I was looking around on Adobe's website and noticed that Ligthroom 4 came out a while ago and they are offering a $79 upgrade if you have 3. I thought this was a sweet deal since the program with a large student discount is $100. this made me want to look up some of the features and some tutorials for the new program. I have heard that there was a significant difference from the old version to the new one which i thought was kinda interesting since adobe is infamous for adding one extra option in one area that nobody uses and selling it as a new version. some of the cool new things that i found out include the option to create and edit HDR images in the program without having to send it into Photoshop to create the HDR. Another interesting addition allows you to work with video inside the program which was generally reserved for a video only program.

If you want to learn more about the program thelightroomlab.com is a good place to start looking for tutorials and videos about what you can do in the program.

If your interested in purchasing the program Adobe allows a trial download and you can purchase a digital copy right off their website.

Thursday, September 20, 2012

Some Pictures from the Back Country

This last weekend I went to Yellowstone NP with another class and we trekked into the back country to one of the most remote places in the continental United States. This presented some pretty cool opportunities for taking pictures. I did not get around to editing them in a timely manner which is why I am waiting till this Thursday to share them.

These were actually game wardens that go out into the back country on 10 day excursions to check on people and make sure everyone in abiding by the park rules. They decided to cross the river just to check that we had our back country permits and to see if our teacher was a guide. They were on their way to the edge of the park to get ready for the elk season and to make sure that hunters didn't cross the boundary or decide to start the season early.

This was just a really cool rock with interesting colored lichen growing on it. I thought that it was cool how the lichen was in gradients of green and white.

This meadow was cool because it had a nice little stream running through it. These shots would have been much easier to take if I had had a graduated neutral density filter, but since I didn't have one I used Lightroom to try and put more blue into the sky. It worked well until I turned it into a JPEG to upload it onto this site; the sky became way too blue.

This one had the same problem as the last one. I will have to figure out a better way to do that so that the picture transfers better. I liked this scene because of the downed logs in the foreground and the one live tree. It seamed like an interesting spot for a lone survivor, but it has plenty of water next to it in that small pond. In the midground is the same field as the last one that I liked so much.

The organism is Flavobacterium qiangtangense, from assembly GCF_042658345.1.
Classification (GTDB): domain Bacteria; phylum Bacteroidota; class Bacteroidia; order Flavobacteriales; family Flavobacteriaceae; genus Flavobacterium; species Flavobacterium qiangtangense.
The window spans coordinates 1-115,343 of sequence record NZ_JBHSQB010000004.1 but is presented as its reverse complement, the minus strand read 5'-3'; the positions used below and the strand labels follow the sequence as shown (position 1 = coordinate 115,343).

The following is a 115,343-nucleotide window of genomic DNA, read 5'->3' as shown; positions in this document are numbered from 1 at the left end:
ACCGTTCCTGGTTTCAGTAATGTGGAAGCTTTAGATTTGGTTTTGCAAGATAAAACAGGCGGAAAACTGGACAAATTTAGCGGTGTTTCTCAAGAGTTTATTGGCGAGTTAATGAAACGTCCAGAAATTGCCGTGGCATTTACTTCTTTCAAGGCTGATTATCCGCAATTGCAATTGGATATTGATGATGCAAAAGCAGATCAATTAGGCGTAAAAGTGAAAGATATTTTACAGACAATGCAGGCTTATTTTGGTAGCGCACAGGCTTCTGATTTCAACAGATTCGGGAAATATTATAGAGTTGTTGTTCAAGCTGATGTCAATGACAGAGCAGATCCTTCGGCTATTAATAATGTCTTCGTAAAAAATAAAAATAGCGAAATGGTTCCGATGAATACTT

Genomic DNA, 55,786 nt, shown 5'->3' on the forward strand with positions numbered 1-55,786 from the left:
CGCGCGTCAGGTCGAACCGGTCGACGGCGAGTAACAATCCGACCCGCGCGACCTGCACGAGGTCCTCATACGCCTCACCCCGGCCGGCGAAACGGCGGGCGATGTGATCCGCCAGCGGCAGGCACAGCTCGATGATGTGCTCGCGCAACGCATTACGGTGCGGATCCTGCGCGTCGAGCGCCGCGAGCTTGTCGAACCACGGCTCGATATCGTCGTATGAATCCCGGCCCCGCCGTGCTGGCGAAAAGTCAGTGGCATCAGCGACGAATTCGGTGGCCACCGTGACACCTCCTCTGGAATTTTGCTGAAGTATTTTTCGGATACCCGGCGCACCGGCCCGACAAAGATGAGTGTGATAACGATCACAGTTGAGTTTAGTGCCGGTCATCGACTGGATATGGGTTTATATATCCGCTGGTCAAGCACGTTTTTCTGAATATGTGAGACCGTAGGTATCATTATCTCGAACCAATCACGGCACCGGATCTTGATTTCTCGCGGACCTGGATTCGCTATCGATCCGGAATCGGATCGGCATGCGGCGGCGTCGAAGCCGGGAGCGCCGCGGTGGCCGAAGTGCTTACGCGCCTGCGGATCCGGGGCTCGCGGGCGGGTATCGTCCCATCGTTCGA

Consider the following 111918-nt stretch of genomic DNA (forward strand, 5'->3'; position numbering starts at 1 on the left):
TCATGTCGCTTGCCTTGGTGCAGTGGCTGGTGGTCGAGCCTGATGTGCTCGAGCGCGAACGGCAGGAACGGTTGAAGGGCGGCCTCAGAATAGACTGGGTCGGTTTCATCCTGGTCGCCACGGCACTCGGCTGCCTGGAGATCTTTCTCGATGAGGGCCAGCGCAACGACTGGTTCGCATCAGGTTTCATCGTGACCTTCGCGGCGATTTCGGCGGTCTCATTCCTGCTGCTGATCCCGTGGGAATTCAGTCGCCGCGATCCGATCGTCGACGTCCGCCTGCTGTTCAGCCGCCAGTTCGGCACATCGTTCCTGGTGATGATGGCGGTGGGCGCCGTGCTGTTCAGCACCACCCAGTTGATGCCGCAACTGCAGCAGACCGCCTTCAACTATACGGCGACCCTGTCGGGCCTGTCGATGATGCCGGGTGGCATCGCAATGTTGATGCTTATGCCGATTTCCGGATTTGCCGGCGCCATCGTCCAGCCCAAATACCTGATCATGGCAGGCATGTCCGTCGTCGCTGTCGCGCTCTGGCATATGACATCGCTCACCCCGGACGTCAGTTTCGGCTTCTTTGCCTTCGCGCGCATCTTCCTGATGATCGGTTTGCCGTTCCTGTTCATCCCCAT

Thursday, September 13, 2012

A Full Frame Camera for a Budget

Nikon is now producing a full frame camera for almost $1,000 cheaper than anyone, including themselves. This feature means that the sensor will capture more light and the lenses will preform like they were designed to. In a camera that is not a full frame most lenses will actually have slightly more telephoto power than they are designed to have with a full frame 35mm sensor.  This camera also has a viewfinder that covers 100% of the shot instead of 95% or less like most of the lower end cameras. This feature helps one frame pictures with ease instead of the shoot and check method that is needed with the lower coverage view finders.

This camera does not come super cheap however seeing as how most full frame cameras are 3,000 plus, but with the SRP of 2,099.95 and the 24.3MP it carries, it is a lot cheaper and not lacking too much in the megapixel department than the other options. This cheaper price tag comes with a few less options like the lack of a "scene" mode although it is not likely that someone dropping 2100 on a camera is going to use its dummy modes.

If you want to read more, here is a link to MSN's Gadget Box comments.
Want to know the specs or the features? Here is Nikon's D600 page.

Wednesday, September 5, 2012

HDR Photography

For lack of a better place to start, I will introduce a form of photography I have always been interested in. High Dynamic Range photography is a way to capture an image that will have detail in the highlights and in the shadows when either may be too extreme to capture in a single exposure in detail. The link above to Cambridge in Colour is a very good article describing what it is, how to do it and when it should and should not be used. I took a lot away from this article especially within the area of when not to use HDR. I have always been attracted to this kind of photography because of its wide range of colors and sometimes almost psychedelic look but after reading the article. I learned that there are some instances that one gains a lot from using this technique, and yet others where a graduated neutral density filter is all that is needed to make the exposure.

Here are 50 Examples of HDR Photography from thephotoargus.com